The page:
Jump to content
JayW

Heavy Mod - 1/18 21st Century Toys P-47D Razorback

Recommended Posts

"Will you preserve these markings? "

 

Yes Jim I intend to.  Not my all time favorite paint scheme, but significant in that this aircraft was part of the WW2 unit my uncle served in as a pilot - 354 FG, 353 FS.  My all-time favorite?  "Whooooooooo!"  405 FG p-47D-25.  And one I could never hope to duplicate in 1/18 scale.  Nor do I want to - there are differences between a -25 and a -30 (mine) that most would not know of, but I now do.  Mostly in the cockpit.  At any rate, for sure mine will look battle worn, as I handle the fuselage thousands of times, and patch-paint all over the place.  

 

One big mistake I made - I saved all this miscellaneous (and often heavy-handed) fuselage work for last.  Now I live in fear of damaging protruding fragile things like the armor plate back and the gun sight - both would be uber-tough to redo.  Have already knocked off and lost the oval gun sight glass, and the tiny windshield defroster tube.  Worked my tail off on those little details and now I get to do them over again.  :(

Edited by JayW

Share this post


Link to post
Share on other sites

Your doing beautiful work but your putting yourself though hell with the fasteners. I make them in 1/32 by sharpening a hypodermic needle on the outside a bit. I twist the needle to make the circle and make the slot with the tip of a knife. This is also how I make flush rivets. Your way looks great in 1/18 like I said but that is a LOT of work for what will end a subtle effect and would be much more difficult in 1/32. Keep up the good work!

Share this post


Link to post
Share on other sites

Twohands - I am not exactly visualizing how you use a needle to make fastener outlines.  Can you clarify further?  Also - anybody know who makes custom decals?  Were I to obtain 1/18 versions of the above Whoooooo scheme with the wolf, I might be tempted to convert over.  Can you imagine that in 1/18?  As many great decal makers there are out there, seems like some outfit would do it given enough money!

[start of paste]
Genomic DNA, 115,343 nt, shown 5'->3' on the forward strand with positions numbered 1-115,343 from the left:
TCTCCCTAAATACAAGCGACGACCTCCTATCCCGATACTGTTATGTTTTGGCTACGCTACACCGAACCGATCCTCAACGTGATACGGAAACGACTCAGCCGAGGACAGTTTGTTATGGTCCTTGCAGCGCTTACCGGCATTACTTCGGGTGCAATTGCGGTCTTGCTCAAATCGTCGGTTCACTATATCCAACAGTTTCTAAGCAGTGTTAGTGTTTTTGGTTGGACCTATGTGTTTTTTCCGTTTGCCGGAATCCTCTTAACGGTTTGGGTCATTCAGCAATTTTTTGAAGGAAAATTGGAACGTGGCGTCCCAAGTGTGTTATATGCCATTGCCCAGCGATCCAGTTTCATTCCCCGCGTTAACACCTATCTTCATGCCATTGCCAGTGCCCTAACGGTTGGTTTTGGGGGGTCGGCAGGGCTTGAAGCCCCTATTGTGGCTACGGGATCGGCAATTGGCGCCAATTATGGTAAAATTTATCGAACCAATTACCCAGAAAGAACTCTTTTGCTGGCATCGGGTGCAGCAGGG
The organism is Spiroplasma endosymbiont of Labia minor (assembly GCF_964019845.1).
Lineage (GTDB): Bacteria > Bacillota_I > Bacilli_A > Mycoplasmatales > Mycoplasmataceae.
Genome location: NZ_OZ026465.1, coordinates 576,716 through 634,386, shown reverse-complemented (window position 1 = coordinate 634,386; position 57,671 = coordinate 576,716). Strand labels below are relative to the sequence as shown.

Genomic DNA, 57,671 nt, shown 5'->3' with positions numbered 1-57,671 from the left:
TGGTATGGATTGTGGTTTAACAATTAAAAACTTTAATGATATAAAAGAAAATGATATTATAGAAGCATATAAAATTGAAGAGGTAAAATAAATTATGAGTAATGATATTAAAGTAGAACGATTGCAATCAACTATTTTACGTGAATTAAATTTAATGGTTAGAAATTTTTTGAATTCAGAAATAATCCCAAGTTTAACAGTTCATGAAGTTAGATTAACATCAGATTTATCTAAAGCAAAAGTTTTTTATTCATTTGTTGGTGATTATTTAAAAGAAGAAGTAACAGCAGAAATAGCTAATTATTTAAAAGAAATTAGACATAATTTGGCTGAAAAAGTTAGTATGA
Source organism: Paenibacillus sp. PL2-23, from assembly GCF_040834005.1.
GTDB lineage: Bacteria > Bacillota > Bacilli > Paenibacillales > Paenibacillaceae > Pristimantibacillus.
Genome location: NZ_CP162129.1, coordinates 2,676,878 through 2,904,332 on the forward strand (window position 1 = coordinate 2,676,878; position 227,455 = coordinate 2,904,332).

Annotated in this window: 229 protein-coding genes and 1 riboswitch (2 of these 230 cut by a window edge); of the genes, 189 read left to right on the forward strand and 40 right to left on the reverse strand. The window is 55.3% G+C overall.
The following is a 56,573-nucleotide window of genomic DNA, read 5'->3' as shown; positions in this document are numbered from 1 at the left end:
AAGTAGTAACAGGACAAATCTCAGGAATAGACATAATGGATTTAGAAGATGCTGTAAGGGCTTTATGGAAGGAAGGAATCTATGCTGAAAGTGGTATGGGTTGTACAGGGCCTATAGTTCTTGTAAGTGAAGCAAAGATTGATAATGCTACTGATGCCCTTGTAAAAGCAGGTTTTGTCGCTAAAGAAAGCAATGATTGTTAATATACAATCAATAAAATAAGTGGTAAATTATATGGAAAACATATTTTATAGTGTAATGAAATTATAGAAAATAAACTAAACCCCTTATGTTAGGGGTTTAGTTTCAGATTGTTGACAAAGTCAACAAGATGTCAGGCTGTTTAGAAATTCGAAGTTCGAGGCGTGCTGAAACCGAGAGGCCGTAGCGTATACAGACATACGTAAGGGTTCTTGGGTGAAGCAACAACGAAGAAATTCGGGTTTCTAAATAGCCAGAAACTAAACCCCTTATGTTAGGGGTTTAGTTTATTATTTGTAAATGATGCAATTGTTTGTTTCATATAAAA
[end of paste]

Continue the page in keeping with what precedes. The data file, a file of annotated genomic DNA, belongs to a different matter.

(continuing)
Share this post


Link to post
Share on other sites

The needle is a hollow stainless steel tube like the doctor uses that leaves a perfect circular scratch on the plastic. Can't find the pics I took...

Share this post


Link to post
Share on other sites

Keeping y'all up to date on the P-47D fuselage work, I have finished drilling and filling the Dzus fasteners.  Yay!!  Mind numbing task behind me.  Now, things are going fairly fast.  Panel line work is largely done too.  I will not show specifics, except to say the area just in front of the windshield was a heckuva mess.  I basically puttied it all over, and began from scratch.

 

I want to show you the windshield work, and with it, a 100% complete cockpit.  No, you have not seen it 100% complete - just about 95% complete.  First, the original windshield looks (looked) like this:

 

    jorI7V3l.jpg

 

Why did they not paint the side posts?  This part is very devoid of detail; I will add some.  And as I may have already mentioned, the windshield and bubble canopy are not to scale - a bit too large, and also the windshield doesn't have enough slope.  But I am going to live with the shape, and otherwise try to make them the best they can be.  So off to work on the windshield:

 

qatIXzLl.jpg

 

Side posts get primer as well as the rest, and fastener divots.  And the inside:

 

7nHIp0Vl.jpg

 

Added the rear view mirror.  And for the first time ever, I showed nuts from all the screws that attach the windshield to the fuselage, and the window panes to the frame.  Why?  Because they can be easily seen, as shown in the next couple of shots:

 

47vCZp5l.jpg

 

4cfk3yWl.jpg

 

And, what you see is a 100% complete cockpit.  What was left was to attach the oxygen unit lines that were dangling loose, and route the RH rudder cable (fishing line) through its pulley wheel on the floor, aft through a hole in the Sta 180 bulkhead, all the way back to the end of the fuselage where it is glued in place.  And because I am so proud of that detail, here's a pic of it:

 

v5H0mN6l.jpg?1

 

It's that silver diagonally pointing line that dips behind the seat.  

 

Lastly, this shot shows some of the panel line work I did, and some of the aft cowl Dzus fasteners:

 

urkytjll.jpg

 

Also you can see plastic strip around the periphery of the windshield.  That is meant to depict the flange that attaches to the fuselage skin - something the real aircraft has, and this toy does not.  I will fill in the fillet with epoxy, paint it all silver and hopefully it looks good.